Poster Presentation Australian Diabetes Society and the Australian Diabetes Educators Association Annual Scientific Meeting 2016

Diabetes and Urbanisation in Papua New Guinea: A Call to Action (#288)

Rhoda Ila 1 , Usman Malabu 2
  1. Lihir Disease Control Programme, Lihir Island, New Ireland Province, Papua New Guinea
  2. Townsville Hospital & James Cook University, Douglas, Townsville, QUEENSLAND, Australia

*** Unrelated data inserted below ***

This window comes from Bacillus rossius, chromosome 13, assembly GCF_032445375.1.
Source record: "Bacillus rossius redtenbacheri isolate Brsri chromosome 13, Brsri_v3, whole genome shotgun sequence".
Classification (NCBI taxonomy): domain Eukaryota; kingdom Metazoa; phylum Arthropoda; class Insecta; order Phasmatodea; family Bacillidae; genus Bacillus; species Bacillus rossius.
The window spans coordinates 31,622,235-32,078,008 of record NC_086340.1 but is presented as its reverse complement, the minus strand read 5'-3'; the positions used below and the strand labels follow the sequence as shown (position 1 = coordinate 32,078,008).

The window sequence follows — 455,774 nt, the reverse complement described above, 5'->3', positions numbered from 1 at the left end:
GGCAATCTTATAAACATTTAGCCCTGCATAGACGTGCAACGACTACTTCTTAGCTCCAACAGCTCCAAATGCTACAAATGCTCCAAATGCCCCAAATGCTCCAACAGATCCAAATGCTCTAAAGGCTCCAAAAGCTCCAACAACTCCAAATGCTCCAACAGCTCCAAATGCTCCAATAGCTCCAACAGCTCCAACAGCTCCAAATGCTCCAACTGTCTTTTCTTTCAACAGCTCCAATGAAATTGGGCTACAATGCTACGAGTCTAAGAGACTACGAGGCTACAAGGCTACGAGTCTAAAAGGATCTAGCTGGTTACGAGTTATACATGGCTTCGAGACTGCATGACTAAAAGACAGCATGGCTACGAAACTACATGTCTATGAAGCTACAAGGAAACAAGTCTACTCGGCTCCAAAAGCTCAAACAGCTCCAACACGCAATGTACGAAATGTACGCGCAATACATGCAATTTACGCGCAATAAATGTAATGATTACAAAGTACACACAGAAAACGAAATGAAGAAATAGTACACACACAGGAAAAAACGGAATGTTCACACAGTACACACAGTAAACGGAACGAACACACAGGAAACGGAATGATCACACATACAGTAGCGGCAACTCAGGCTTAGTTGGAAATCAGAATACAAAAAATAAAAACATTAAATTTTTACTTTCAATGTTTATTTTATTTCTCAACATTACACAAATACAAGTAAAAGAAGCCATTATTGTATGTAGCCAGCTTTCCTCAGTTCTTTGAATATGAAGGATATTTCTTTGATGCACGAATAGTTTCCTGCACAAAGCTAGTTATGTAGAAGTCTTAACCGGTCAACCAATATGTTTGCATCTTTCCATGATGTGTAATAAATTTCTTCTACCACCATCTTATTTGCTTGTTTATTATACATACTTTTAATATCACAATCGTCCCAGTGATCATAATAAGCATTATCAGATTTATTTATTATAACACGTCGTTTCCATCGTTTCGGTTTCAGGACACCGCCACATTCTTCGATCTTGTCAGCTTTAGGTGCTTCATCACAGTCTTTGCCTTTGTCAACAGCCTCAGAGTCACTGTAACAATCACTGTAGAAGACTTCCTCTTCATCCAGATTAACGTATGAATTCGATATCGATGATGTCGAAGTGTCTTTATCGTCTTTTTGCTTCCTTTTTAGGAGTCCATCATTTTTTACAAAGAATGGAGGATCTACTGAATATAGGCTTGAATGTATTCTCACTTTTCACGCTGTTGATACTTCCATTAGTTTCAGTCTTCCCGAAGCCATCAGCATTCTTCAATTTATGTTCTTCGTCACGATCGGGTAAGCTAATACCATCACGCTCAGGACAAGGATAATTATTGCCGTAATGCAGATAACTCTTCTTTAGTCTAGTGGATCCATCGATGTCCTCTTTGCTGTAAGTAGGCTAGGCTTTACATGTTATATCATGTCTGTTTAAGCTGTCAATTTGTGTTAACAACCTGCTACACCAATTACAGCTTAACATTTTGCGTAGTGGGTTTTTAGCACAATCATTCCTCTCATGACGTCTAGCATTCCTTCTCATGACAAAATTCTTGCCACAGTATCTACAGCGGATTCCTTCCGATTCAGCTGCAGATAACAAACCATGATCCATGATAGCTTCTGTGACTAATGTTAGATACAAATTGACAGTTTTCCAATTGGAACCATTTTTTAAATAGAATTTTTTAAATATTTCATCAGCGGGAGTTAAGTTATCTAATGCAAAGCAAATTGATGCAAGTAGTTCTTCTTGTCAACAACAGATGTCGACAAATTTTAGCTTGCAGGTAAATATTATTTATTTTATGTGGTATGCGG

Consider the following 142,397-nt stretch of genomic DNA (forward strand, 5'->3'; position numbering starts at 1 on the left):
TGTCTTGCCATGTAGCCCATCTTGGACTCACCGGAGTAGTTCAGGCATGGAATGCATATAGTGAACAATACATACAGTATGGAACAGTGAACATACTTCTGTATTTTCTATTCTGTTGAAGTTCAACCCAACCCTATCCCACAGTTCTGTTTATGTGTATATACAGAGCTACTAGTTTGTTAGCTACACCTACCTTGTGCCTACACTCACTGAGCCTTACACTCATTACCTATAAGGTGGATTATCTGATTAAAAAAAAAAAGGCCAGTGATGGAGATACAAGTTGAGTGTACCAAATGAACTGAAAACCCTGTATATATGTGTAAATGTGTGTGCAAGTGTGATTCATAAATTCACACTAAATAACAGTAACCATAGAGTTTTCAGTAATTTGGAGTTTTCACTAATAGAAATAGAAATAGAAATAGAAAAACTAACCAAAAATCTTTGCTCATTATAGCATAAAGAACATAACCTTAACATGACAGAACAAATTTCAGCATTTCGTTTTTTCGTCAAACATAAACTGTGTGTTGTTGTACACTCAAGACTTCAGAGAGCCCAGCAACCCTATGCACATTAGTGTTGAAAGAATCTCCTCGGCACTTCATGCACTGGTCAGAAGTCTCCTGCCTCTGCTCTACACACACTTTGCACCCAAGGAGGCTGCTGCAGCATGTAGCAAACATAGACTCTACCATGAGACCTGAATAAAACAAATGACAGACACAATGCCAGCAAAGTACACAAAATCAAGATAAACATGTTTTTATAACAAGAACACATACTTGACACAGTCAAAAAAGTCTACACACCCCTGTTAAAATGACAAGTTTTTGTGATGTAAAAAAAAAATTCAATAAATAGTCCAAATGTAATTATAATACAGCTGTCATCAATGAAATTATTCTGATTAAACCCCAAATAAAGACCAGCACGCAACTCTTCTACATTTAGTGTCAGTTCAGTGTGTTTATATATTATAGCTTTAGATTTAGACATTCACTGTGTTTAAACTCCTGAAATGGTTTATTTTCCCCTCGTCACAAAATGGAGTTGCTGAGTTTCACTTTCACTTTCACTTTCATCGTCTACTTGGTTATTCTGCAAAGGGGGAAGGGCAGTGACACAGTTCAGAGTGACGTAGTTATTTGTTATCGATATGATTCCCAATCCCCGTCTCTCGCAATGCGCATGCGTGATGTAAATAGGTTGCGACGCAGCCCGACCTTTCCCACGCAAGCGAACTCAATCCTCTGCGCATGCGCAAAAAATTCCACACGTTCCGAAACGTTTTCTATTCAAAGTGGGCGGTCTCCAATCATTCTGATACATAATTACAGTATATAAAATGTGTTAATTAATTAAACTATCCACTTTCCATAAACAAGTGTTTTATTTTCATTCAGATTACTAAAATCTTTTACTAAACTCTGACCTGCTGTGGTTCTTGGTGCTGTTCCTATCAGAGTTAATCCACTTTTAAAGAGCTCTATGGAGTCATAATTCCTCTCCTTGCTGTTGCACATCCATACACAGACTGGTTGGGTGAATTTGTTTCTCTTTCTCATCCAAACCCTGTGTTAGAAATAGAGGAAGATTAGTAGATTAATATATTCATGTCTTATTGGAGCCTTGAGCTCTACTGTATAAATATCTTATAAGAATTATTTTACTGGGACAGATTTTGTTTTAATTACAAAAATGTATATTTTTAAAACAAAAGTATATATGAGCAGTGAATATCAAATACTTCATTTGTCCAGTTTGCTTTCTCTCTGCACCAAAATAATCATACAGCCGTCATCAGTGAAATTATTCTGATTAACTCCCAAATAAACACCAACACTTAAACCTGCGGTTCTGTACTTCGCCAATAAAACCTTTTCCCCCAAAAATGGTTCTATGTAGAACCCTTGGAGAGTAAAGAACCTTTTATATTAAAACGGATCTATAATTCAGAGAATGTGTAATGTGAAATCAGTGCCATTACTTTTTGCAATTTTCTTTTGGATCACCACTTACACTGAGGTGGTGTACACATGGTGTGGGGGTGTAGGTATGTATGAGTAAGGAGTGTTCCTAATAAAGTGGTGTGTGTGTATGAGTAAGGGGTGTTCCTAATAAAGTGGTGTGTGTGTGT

Background: Papua New Guinea, like other low and middle income countries in economic transition, is experiencing enormous burden of lifestyle-related non-communicable diseases due in part to rapid urbanisation. Kimbe, the provincial capital of West New Britain is the fastest growing city in the South Pacific subcontinent yet its impact on diabetes mellitus (DM) is not known. Objective: To determine pattern of DM diagnosed on admission on subjects who reside in Kimbe urban compared to those who live in rural areas. Design: This was a retrospective review of medical wards admission data contained in Kimbe General Hospital register from January 2009 to December 2012. The study was conducted on subjects who were prior to admission not known to have diabetes. Result: Over a period of 4 years, 125 patients (58.4% of whom were non-indigenes of the province) were diagnosed with type 2 diabetes with female: male ratio of 1: 1.1. Majority of the patients was of young population aged <50 years representing 72 % of the cohort. Almost 3/4th of the newly diagnosed diabetic population were based in Kimbe urban with only 32 subject (25.6%) identified as rural residents; Odds Ratio (OR) 25.5, 95% CI 17.0-38.2, p<0.0001. The number of patients diagnosed with DM over the study period progressively increased: 16, 22, 38 and 49 in 2009, 2010, 2011 and 2012 respectively; p <0.05. Conclusion: This study suggests that subjects living in area of rapid urbanization are at higher risk of diabetes compared to residents of rural areas. There is a need to strengthen DM education, screening and primary prevention of the disease in the identified high risk population.